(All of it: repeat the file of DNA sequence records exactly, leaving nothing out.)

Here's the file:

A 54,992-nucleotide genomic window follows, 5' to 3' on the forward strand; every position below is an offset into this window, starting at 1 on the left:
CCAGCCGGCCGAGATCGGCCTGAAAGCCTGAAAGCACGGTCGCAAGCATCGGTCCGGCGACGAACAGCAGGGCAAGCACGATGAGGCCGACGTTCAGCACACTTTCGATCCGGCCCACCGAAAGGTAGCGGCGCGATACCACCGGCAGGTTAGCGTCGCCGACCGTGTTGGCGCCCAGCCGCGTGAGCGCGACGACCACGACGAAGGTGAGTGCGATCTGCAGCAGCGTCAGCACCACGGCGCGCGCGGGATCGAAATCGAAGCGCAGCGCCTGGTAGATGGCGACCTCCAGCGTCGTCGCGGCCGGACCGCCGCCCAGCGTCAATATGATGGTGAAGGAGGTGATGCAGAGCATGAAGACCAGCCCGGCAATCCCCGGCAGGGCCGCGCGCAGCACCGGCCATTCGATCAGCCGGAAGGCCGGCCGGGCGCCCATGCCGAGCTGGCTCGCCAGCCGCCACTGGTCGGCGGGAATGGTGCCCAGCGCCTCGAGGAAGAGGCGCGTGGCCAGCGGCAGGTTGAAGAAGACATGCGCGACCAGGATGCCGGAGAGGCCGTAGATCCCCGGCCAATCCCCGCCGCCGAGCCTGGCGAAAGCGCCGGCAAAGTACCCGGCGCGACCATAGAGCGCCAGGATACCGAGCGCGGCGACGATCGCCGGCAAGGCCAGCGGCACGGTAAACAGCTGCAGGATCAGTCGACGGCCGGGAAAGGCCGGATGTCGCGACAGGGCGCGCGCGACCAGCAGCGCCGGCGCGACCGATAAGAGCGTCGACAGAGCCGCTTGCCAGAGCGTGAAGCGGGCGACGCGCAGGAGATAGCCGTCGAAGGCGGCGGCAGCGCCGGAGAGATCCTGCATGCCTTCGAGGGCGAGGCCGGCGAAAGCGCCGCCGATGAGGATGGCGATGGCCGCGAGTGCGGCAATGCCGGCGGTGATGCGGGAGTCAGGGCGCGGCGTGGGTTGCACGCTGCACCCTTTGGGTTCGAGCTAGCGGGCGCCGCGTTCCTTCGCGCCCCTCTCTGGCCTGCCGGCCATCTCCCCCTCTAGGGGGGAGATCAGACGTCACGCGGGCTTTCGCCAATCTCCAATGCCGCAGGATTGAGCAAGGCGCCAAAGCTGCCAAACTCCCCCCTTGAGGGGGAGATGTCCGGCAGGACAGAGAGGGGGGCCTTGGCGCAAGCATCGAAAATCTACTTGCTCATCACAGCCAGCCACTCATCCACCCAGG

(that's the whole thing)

A 54,992-nucleotide genomic window follows, 5' to 3' on the forward strand; every position below is an offset into this window, starting at 1 on the left:
CCAGCCGGCCGAGATCGGCCTGAAAGCCTGAAAGCACGGTCGCAAGCATCGGTCCGGCGACGAACAGCAGGGCAAGCACGATGAGGCCGACGTTCAGCACACTTTCGATCCGGCCCACCGAAAGGTAGCGGCGCGATACCACCGGCAGGTTAGCGTCGCCGACCGTGTTGGCGCCCAGCCGCGTGAGCGCGACGACCACGACGAAGGTGAGTGCGATCTGCAGCAGCGTCAGCACCACGGCGCGCGCGGGATCGAAATCGAAGCGCAGCGCCTGGTAGATGGCGACCTCCAGCGTCGTCGCGGCCGGACCGCCGCCCAGCGTCAATATGATGGTGAAGGAGGTGATGCAGAGCATGAAGACCAGCCCGGCAATCCCCGGCAGGGCCGCGCGCAGCACCGGCCATTCGATCAGCCGGAAGGCCGGCCGGGCGCCCATGCCGAGCTGGCTCGCCAGCCGCCACTGGTCGGCGGGAATGGTGCCCAGCGCCTCGAGGAAGAGGCGCGTGGCCAGCGGCAGGTTGAAGAAGACATGCGCGACCAGGATGCCGGAGAGGCCGTAGATCCCCGGCCAATCCCCGCCGCCGAGCCTGGCGAAAGCGCCGGCAAAGTACCCGGCGCGACCATAGAGCGCCAGGATACCGAGCGCGGCGACGATCGCCGGCAAGGCCAGCGGCACGGTAAACAGCTGCAGGATCAGTCGACGGCCGGGAAAGGCCGGATGTCGCGACAGGGCGCGCGCGACCAGCAGCGCCGGCGCGACCGATAAGAGCGTCGACAGAGCCGCTTGCCAGAGCGTGAAGCGGGCGACGCGCAGGAGATAGCCGTCGAAGGCGGCGGCAGCGCCGGAGAGATCCTGCATGCCTTCGAGGGCGAGGCCGGCGAAAGCGCCGCCGATGAGGATGGCGATGGCCGCGAGTGCGGCAATGCCGGCGGTGATGCGGGAGTCAGGGCGCGGCGTGGGTTGCACGCTGCACCCTTTGGGTTCGAGCTAGCGGGCGCCGCGTTCCTTCGCGCCCCTCTCTGGCCTGCCGGCCATCTCCCCCTCTAGGGGGGAGATCAGACGTCACGCGGGCTTTCGCCAATCTCCAATGCCGCAGGATTGAGCAAGGCGCCAAAGCTGCCAAACTCCCCCCTTGAGGGGGAGATGTCCGGCAGGACAGAGAGGGGGGCCTTGGCGCAAGCATCGAAAATCTACTTGCTCATCACAGCCAGCCACTCATCCACCCAGG